Okanogan-Wenatchee National Forest; Washington; Forest Plan Amendment for Planning and Management of Domestic Sheep and Goat Grazing Within the Range of Bighorn Sheep, 22432-22434 [2019-10266]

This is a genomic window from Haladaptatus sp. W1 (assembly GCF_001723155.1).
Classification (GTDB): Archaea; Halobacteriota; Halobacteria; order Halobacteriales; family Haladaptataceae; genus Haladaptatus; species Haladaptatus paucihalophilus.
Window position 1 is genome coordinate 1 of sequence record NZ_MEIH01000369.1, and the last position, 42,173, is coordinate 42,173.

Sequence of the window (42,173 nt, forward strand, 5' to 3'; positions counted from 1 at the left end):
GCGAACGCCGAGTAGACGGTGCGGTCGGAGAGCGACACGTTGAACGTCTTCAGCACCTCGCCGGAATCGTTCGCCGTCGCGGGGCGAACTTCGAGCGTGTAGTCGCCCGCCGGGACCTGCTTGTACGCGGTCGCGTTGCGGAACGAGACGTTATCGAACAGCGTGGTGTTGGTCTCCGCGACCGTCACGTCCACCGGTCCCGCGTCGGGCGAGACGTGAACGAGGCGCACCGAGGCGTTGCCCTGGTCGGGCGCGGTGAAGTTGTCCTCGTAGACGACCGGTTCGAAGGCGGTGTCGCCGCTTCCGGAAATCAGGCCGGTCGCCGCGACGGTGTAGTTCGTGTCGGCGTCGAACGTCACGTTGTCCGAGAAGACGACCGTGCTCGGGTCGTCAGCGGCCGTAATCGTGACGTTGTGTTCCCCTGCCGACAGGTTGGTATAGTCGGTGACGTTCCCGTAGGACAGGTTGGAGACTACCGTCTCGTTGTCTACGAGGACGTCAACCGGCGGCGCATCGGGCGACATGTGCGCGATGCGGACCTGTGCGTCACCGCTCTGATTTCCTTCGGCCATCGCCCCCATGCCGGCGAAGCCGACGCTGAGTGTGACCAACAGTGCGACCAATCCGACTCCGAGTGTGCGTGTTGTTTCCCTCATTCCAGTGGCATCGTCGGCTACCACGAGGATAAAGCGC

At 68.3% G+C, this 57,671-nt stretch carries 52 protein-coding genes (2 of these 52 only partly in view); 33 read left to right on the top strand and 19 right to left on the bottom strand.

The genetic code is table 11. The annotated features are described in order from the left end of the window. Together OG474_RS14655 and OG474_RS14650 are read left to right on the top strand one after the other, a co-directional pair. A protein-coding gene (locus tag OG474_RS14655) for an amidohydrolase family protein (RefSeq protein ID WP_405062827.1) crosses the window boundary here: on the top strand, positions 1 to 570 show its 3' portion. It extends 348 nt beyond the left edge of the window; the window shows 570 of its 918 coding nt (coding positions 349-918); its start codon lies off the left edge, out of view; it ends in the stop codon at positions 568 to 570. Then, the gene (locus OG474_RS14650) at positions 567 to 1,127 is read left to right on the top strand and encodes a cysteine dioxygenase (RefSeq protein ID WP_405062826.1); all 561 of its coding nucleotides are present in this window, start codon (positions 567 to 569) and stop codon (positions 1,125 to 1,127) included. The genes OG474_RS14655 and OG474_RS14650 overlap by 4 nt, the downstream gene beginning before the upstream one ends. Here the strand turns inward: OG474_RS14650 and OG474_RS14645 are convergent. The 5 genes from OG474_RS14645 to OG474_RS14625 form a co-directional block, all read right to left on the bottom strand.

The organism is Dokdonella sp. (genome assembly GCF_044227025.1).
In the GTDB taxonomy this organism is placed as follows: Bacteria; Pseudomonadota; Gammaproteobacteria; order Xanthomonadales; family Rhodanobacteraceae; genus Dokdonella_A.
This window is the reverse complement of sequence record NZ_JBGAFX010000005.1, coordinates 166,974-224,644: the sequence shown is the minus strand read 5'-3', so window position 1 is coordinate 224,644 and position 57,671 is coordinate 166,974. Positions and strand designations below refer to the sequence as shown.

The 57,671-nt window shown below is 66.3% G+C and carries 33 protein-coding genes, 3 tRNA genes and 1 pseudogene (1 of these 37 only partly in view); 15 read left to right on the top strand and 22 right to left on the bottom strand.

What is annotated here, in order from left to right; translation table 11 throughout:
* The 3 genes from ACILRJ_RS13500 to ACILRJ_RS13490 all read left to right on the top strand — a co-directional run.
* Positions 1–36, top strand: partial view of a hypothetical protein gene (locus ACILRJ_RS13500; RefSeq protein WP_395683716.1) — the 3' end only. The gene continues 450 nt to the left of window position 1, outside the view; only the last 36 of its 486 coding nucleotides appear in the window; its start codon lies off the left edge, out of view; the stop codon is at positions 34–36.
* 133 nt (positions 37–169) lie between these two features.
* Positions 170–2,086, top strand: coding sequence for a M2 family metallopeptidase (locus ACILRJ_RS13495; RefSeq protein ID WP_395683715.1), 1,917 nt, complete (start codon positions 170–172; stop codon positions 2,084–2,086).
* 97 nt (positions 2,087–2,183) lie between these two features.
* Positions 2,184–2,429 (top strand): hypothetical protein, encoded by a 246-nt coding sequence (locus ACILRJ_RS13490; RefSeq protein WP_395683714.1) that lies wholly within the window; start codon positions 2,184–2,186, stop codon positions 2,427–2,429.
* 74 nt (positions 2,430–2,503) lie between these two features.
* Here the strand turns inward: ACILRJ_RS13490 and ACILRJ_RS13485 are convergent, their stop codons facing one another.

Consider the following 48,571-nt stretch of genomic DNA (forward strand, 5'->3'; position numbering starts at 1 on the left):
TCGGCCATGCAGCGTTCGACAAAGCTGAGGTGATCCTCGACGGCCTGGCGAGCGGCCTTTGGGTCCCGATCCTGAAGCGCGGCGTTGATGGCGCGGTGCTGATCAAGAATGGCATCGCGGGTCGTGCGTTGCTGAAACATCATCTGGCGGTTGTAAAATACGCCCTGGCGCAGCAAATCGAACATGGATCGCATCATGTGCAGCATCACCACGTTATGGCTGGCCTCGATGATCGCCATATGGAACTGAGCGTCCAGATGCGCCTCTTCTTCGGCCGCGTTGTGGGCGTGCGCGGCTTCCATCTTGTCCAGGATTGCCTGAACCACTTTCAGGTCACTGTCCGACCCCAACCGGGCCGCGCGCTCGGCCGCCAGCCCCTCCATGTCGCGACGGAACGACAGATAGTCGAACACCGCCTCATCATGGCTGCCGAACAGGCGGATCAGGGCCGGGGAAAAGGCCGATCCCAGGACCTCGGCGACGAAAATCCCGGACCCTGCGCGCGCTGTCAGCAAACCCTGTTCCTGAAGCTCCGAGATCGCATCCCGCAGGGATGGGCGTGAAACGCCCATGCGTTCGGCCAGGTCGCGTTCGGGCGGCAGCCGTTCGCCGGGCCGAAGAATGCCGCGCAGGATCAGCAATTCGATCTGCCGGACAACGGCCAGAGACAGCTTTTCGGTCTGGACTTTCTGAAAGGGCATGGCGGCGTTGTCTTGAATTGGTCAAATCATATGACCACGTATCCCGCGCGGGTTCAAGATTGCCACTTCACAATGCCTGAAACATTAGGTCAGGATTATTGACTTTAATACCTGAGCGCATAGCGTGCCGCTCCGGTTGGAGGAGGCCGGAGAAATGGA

Download as PDF jbell on DSK3GLQ082PROD with NOTICES 22432 Federal Register / Vol. 84, No. 96 / Friday, May 17, 2019 / Notices process, in line with current statutory and regulatory requirements. FNS is committed to the rulemaking process and reciprocity between its programs. This request for information reflects the commitment of FNS to work with all of our stakeholders, including State administrators, sponsoring organizations, center operators, food service professionals, and other advocates, to ensure that program requirements are practicable and effectively disseminated. Please respond to any/all of the questions listed below. In your response, we request that you include the following information, to the extent applicable: your name, title, the name of your organization, and your role in the serious deficiency process. 1. Are determinations of serious deficiency and resulting corrective actions: a. Reasonable and commensurate with the severity of the non-compliance issues they are intended to address? b. Effective in achieving positive outcomes, including timely and permanent correction of noncompliance issues? 2. Is the serious deficiency process consistently implemented? Explain. a. Among States? b. Within your State? c. By sponsoring organizations within your State? 3. Describe your decision-making process as it relates to determinations of serious deficiency. a. How do you decide that a given non-compliance issue or combination of non-compliance issues rise to the level of a serious deficiency? b. What factors weigh most heavily? c. Who is involved in the decisionmaking process? 4. What could be done to bring further clarity and consistency to the administrative review (appeal) process? 5. What would improve your understanding of the serious deficiency process and your ability to apply the process effectively? a. Which definitions or operational provisions related to the serious deficiency process in 7 CFR 226 need additional clarification? b. What areas of training would be most beneficial? c. What types of technical assistance resources would be most useful? FNS appreciates your thoughtful and responsive replies to these questions. Your feedback is essential to helping FNS to ensure that our nutrition programs are administered as effectively and efficiently as possible. Together, we can strive to improve operations and outcomes to best serve our participants and all American taxpayers. VerDate Sep<11>2014 17:05 May 16, 2019 Jkt 247001 Dated: May 13, 2019. Brandon Lipps, Administrator, Food and Nutrition Service. between 8 a.m. and 8 p.m., Eastern Time, Monday through Friday. SUPPLEMENTARY INFORMATION: [FR Doc. 2019–10308 Filed 5–16–19; 8:45 am] Purpose and Need for Action Bighorn sheep are designated by the USDA Forest Service Region 6 as a sensitive species. The sensitive species designation indicates there is concern for the long-term viability and/or conservation status of bighorn sheep on National Forest System (NFS) lands in the region (Forest Service Manual 2670.5). Forest Service Manual (FSM) sections 2670.32 and 2672.1 provide Agency direction to avoid or minimize impacts to designated sensitive species. Although native to the Cascade foothills, bighorn sheep currently occupy only a fraction of their historic range. Bighorn sheep were extirpated in the state of Washington by 1935. Subsequent reintroduction of bighorn sheep has resulted in multiple herds within the state, including several that occur within the OWNF and which overlap with current domestic sheep and goat grazing allotments. Scientific research supports a relationship between disease in bighorn sheep and contact with domestic sheep or goats when these species are in close proximity (Lawrence et al. 2010; Besser et al. 2014). Although there is limited knowledge of transmission dynamics (Garde et al. 2005), there is a long documented history across Canada and the United States of large-scale, rapid, all-age die-offs resulting in partial to complete removal of bighorn sheep herds, many of which are attributed to domestic animal contact (Shackleton 1999; Monello et al. 2001; Schommer and Woolever 2001; Rudolph et al. 2003). Report language in the 2016 Consolidated Appropriations Act provided the following direction: ‘‘Bighorn Sheep Conservation—In order to ensure the Nation does not lose its domestic sheep industry or Bighorn sheep conservation legacy, the Forest Service and the Bureau of Land Management (BLM) shall implement a variety of solutions, including the following directives: The agencies are directed to complete risk of contact analyses using appropriate data sources, such as from the Western Association of Fish and Wildlife Agencies, and to share the findings with the public; the Forest Service is expected to engage the Agricultural Research Service (ARS) to ensure the best scientific understanding of where disease transmission occurs and the degree of that risk and to assist the Forest Service with identifying all allotments that are suitable for sheep grazing; the Forest Service and Bureau BILLING CODE 3410–30–P DEPARTMENT OF AGRICULTURE Forest Service Okanogan-Wenatchee National Forest; Washington; Forest Plan Amendment for Planning and Management of Domestic Sheep and Goat Grazing Within the Range of Bighorn Sheep Forest Service, USDA. Notice of intent to prepare an Environmental Impact Statement. AGENCY: ACTION: The United States Department of Agriculture (USDA) Forest Service, Okanogan-Wenatchee National Forest (OWNF), proposes to amend the Land and Resource Management Plans (Forest Plans) for the OWNF to provide forest plan direction for managing domestic sheep and goat grazing within the range of bighorn sheep (Ovis canadensis) to better provide for forest-wide bighorn sheep viability in the context of range management. This notice advises the public that the OWNF is gathering information necessary to prepare an Environmental Impact Statement (EIS) to evaluate the effects of changing or adding plan components. DATES: Comments concerning the scope of the analysis must be received by July 1, 2019. The Draft EIS is expected in January 2020 and the Final EIS is expected July 2020. ADDRESSES: Send written comments to: Okanogan-Wenatchee National Forest, Domestic Sheep Grazing EIS, 215 Melody Lane, Wenatchee, Washington 98801. Comments may also be sent via facsimile to 509–664–9280 or submitted in person during regular business hours between 8:00 a.m. and 4:30 p.m., Pacific Time, Monday through Friday, at the address listed above. Comments may also be submitted online at: https:// www.fs.usda.gov/project/ ?project=53257. SUMMARY: FOR FURTHER INFORMATION CONTACT: Darren Goodding, Forest Environmental Coordinator, Okanogan-Wenatchee National Forest via email at darrenbgoodding@fs.fed.us or via phone at (509) 664–9232, between 8:00 a.m. and 4:00 p.m., Pacific Time, Monday through Friday. Individuals who use telecommunication devices for the deaf (TDD) may call the Federal Information Relay Service (FIRS) at 1–800–877–8339 PO 00000 Frm 00003 Fmt 4703 Sfmt 4703 E:\FR\FM\17MYN1.SGM 17MYN1 Federal Register / Vol. 84, No. 96 / Friday, May 17, 2019 / Notices jbell on DSK3GLQ082PROD with NOTICES of Land Management are also directed to identify and implement actions to resolve issues on allotments with a high risk of disease transmission, including, if agreeable to the directly affected stakeholders, the relocation of domestic sheep to allotments with a low risk, pending any site-specific environmental analysis. The 2012 planning regulations adopt a complementary ecosystem and species-specific approach to maintaining the diversity of plant and animal communities and the persistence of native species in the plan area.’’ The 2019 Department of Interior appropriations bill reaffirmed this 2016 direction, stating, ‘‘Bighorn Sheep.— The Committees direct the Forest Service to continue the quantitative, science-based analyses of the risk of disease transmission between domestic and bighorn sheep required in the fiscal year 2016 explanatory statement.’’ Analysis conducted using the Bighorn Sheep Risk of Contact Tool (v2), developed by O’Brien et al. (2014) and the Forest Service/BLM Bighorn Sheep Working Group (2015), has shown that there is a potential for bighorn sheep to enter grazing allotments where domestic sheep and goat grazing currently exists or could occur under current management frameworks. Diseaserelated mortality has been identified as a factor that may adversely impact the population viability of bighorn sheep on the OWNF. Providing spatial and/or temporal separation of domestic sheep and goats from bighorn sheep is a management option used to reduce the risk of contact to an acceptable level. It is within the ability of the OWNF to establish new Forest Plan direction that would guide management to minimize the risk of contact among bighorn sheep and domestic sheep and goat grazing allotments. Proposed Action The OWNF proposes to amend the Forest Plan for the Okanogan National Forest and the Forest Plan for the Wenatchee National Forest to provide species-specific Forest Plan direction for managing domestic sheep and goat grazing within the range of bighorn sheep (Ovis canadensis) to better provide for Forest-wide bighorn sheep viability in the context of range management. While the OWNF is managed as one administrative unit, Forest Plans were completed separately for the Wenatchee National Forest and the Okanogan National Forest prior to the units being administratively combined, and these original plans were written prior to the Regional Forester identifying bighorn sheep as a sensitive species. The proposed plan amendment VerDate Sep<11>2014 17:05 May 16, 2019 Jkt 247001 would apply to each of the plans as a forest-wide amendment and would add plan components to the Forest Plans as needed to support management of domestic sheep and goat grazing while mitigating high risk of contact with bighorn sheep (Ovis canadensis). High risk is currently defined by the Bighorn Sheep Risk of Contact Tool (v.2) but plan direction would allow for updated versions of this model. This analysis would consider other potential factors for making a determination of high risk at both the Forest wide and local levels. Factors may include local topography, spatial or temporal separation, or other herd characteristics or range management actions. Current mitigation measures that are being used to reduce risk of contact between domestic sheep and bighorn sheep include: Requiring experienced sheepherders on allotments located near bighorn sheep habitat; conducting full counts of domestic sheep when trailing and regularly during general grazing; trucking in water if needed to reduce straying; and reporting of stray or missing domestic sheep and any wild sheep and domestic sheep interactions. When proposing a Forest Plan amendment, the 2012 Planning Rule (36 CFR 219), as amended, requires the responsible official to provide in the initial notice ‘‘which substantive requirements of §§ 219. 8 through 219.11 are likely to be directly related to the amendment (§ 219.13(b)(5)) . . .’’ Whether a rule provision is likely to be directly related to an amendment is determined by the purpose for and the effects of the amendment, and informed by the best available scientific information, scoping, effects analysis, monitoring data or other rationale. Based on the proposed amendment and requirement of the planning rule, the following substantive requirements of the 36 CFR 219 planning regulations would likely be directly related to the proposed amendment: 219.8(a)(1)(ii) Contributions of the plan area to ecological conditions within the broader landscape influenced by the plan area; 219.8(b)(1) Social, cultural, and economic conditions relevant to the area influenced by the plan; 219.9(a)(2)(i) Key characteristics associated with terrestrial and aquatic ecosystem types; and 219.10(a)(7) Reasonably foreseeable risks to ecological, social, and economic sustainability. Existing allotment management plans and the associated environmental analyses would be revised subsequent to the proposed Forest Plan amendments being adopted in order to evaluate sitespecific conditions relative to risk of contact and ability to mitigate risk. PO 00000 Frm 00004 Fmt 4703 Sfmt 4703 22433 Possible Alternatives A no-action alternative, which represents no change and serves as the baseline for the comparison among the action alternatives, will be analyzed in addition to the proposed action. Comments we receive in response to this Notice of Intent may identify additional alternatives. Lead and Cooperating Agencies The USDA Forest Service, OWNF is the lead agency for the proposed action and compliance with the National Environmental Policy Act (NEPA). The OWNF has identified two agencies with special expertise with respect to the proposed action that would serve as cooperating agencies. The USDA ARS has special expertise in animal diseases that would inform the Forest’s management decisions. The ARS would help provide the best available scientific information on the transmission of pathogens between domestic sheep and/or goats and bighorn sheep, the risk that transmission would result in disease in bighorn sheep and their herds, and potential strategies to address transmission. The Washington Department of Fish and Wildlife (WDFW) has special expertise in the management of wildlife, including bighorn sheep within the State of Washington. The WDFW is asked to provide information regarding the current status of the bighorn sheep populations that may be affected by the proposed action and has been invited to participate in development of this environmental analysis by providing information and expertise in regard to the State’s wildlife management program as a cooperating agency. Responsible Official Okanogan-Wenatchee National Forest Supervisor. Nature of Decision To Be Made The Responsible Official will decide whether to approve the proposed amendment of the OWNF Forest Plans to establish new plan components for domestic sheep and goat grazing on NFS lands within the range of the bighorn sheep. Scoping Process This Notice of Intent initiates the scoping process, which guides the development of the EIS. The OWNF will invite the public to participate in a series of informational, virtual open houses. These meetings will be posted on the Forest’s website at https:// www.fs.usda.gov/main/okawen/ E:\FR\FM\17MYN1.SGM 17MYN1 jbell on DSK3GLQ082PROD with NOTICES 22434 Federal Register / Vol. 84, No. 96 / Friday, May 17, 2019 / Notices landmanagement/planning and will be advertised in local newspaper of record. It is important that reviewers provide their comments at such times and in such manner that they are useful to the agency’s preparation of the EIS. Therefore, comments should be provided prior to the close of the comment period and should clearly articulate the reviewer’s concerns and/ or contentions. Comments received in response to this solicitation, including names and addresses of those who comment, will be part of the public record for this proposed action. Comments submitted anonymously will be accepted and considered; however, anonymous comments will not provide the respondent with eligiblity to participate in subsequent administrative review or judicial review. The proposed project is an activity that includes a programmatic plan amendment and is subject to 36 CFR 219 subparts A and B. The publication date of the NOI in the Federal Register is the exclusive means for calculating the scoping period. Those wishing to comment should not rely upon dates or timeframe information provided by any other source. If the scoping period ends on a Saturday, Sunday, or Federal holiday, scoping comments will be accepted until the end of the next Federal working day. Only individuals or entities (as defined by 36 CFR 219.53) who submit substantive formal comments (as defined by 36 CFR 219.62) about this plan amendment will be eligible to file an objection. Other requirements to be eligible to submit an objection are defined by 36 CFR 219.54(c) and include name, postal address, name of the plan amendment, signature or other verification of identity upon request, and the identity of the individual or entity who authored the comments. Individual members of an entity must submit their own individual comments in order to have eligibility to object as an individual. A timely submission will be determined as outlined in 36 CFR 219.16(a)(2). It is the responsibility of the sender to ensure timely receipt of any comments submitted. Names and contact information submitted with comments will become part of the public record and may be released under the Freedom of Information Act. Substantive formal comments are those that are within the scope of the proposal, are specific to the proposal, have a direct relationship to the proposal, and include supporting reasons for the responsible official to consider (36 CFR 219.62). VerDate Sep<11>2014 17:05 May 16, 2019 Jkt 247001 Dated: March 28, 2019. Allen Rowley, Acting Associate Deputy Chief, National Forest System. [FR Doc. 2019–10266 Filed 5–16–19; 8:45 am] BILLING CODE 3411–15–P DEPARTMENT OF AGRICULTURE Forest Service Notice of Intent To Issue Forest Order Closing the Mark Twain National Forest, Missouri to Feral Swine Hunting Forest Service, USDA. Notice. AGENCY: ACTION: The U.S. Department of Agriculture, Forest Service is giving notice of its intent to close the Mark Twain National Forest to the hunting of feral swine in advance of the public comment period for the proposed closure. At the end of the notice of intent period, the Forest Service will solicit public comments, as specified in this notice, on the proposed forest order that would prohibit hunting of feral swine by the public on the Mark Twain National Forest in support of interagency efforts to eliminate feral swine across all land ownership in the State of Missouri. DATES: Notice of intent of the closure is being provided until May 24, 2019. Beginning on May 24, 2019, the U.S. Department of Agriculture, Forest Service, will solicit comments on the proposed forest order for 60 days. The solicitation for public comment will be posted on http://www.fs.usda.gov/goto/ mtnf/feralswine. The Mark Twain National Forest also will hold a public listening session on June 18, 2019, to gather public feedback on the proposed forest order. ADDRESSES: The proposed forest order and the justification for the forest order are available on the Forest Service websites http://www.fs.usda.gov/goto/ mtnf/feralswine. FOR FURTHER INFORMATION CONTACT: Amy Salveter, Public Services Staff Officer, at 573–341–7466 or Amy.Salveter@usda.gov. Individuals who use TDD may call the Federal Relay Service (FRS) at 1–800– 877–8339, 24 hours a day, every day of the year, including holidays. SUPPLEMENTARY INFORMATION: SUMMARY: I. Advance Notice and Public Comment Procedures Section 4103 of the John D. Dingell, Jr. Conservation, Management, and Recreation Act (Pub. L. 116–9) requires PO 00000 Frm 00005 Fmt 4703 Sfmt 4703 that the Secretary of Agriculture, acting through the Chief of the Forest Service, provide public notice and comment before permanently or temporarily closing any National Forest System land to hunting, fishing, or recreational shooting. Section 4103 applies to the proposed forest order closing the Mark Twain National Forest to hunting of feral swine by the public. The public notice and comment process in section 4103(b)(2) requires the Secretary to publish a notice of intent, in the Federal Register, of the proposed closure in advance of the public comment period for the closure. This notice meets the requirement to publish a notice of intent in the Federal Register in advance of the public comment period. Following the notice of intent, section 4103(b)(2) requires an opportunity for public comment. Because the proposed forest order would permanently close the Mark Twain National Forest to hunting of feral swine, the comment period must be not less than 60 days. Beginning on May 24, 2019, the Forest Service will solicit comments on the proposed forest order for 60 days. The solicitation for public comment will be posted on http://www.fs.usda.gov/goto/ mtnf/feralswine. Section 4103(b)(2) requires the Secretary to respond to the comments received on the proposed forest order, explain how the Secretary resolved any significant issues raised by the comments, and show how the resolution led to the closure. The Forest Service will respond to comments on the proposed forest order closing the Mark Twain National Forest to hunting of feral swine by revising its justification for the forest order, as needed, and posting the revised justification on http://www.fs.usda.gov/goto/mtnf/ feralswine. II. Background and Need for Forest Order Feral swine are a harmful and destructive invasive species that are well established in 47 Missouri counties, the majority of which fall within the Mark Twain National Forest. The Mark Twain National Forest has approximately 1.4 million acres that are threatened by feral swine. Feral swine are highly adaptable animals and prolific breeders. They are social animals that travel together in large groups called sounders and have a home range of about 1,000 acres. The hunting of feral swine on the Mark Twain National Forest interferes with collaborative interagency efforts to eliminate feral swine in Missouri. Government trappers employed in these efforts identify home ranges and find E:\FR\FM\17MYN1.SGM 17MYN1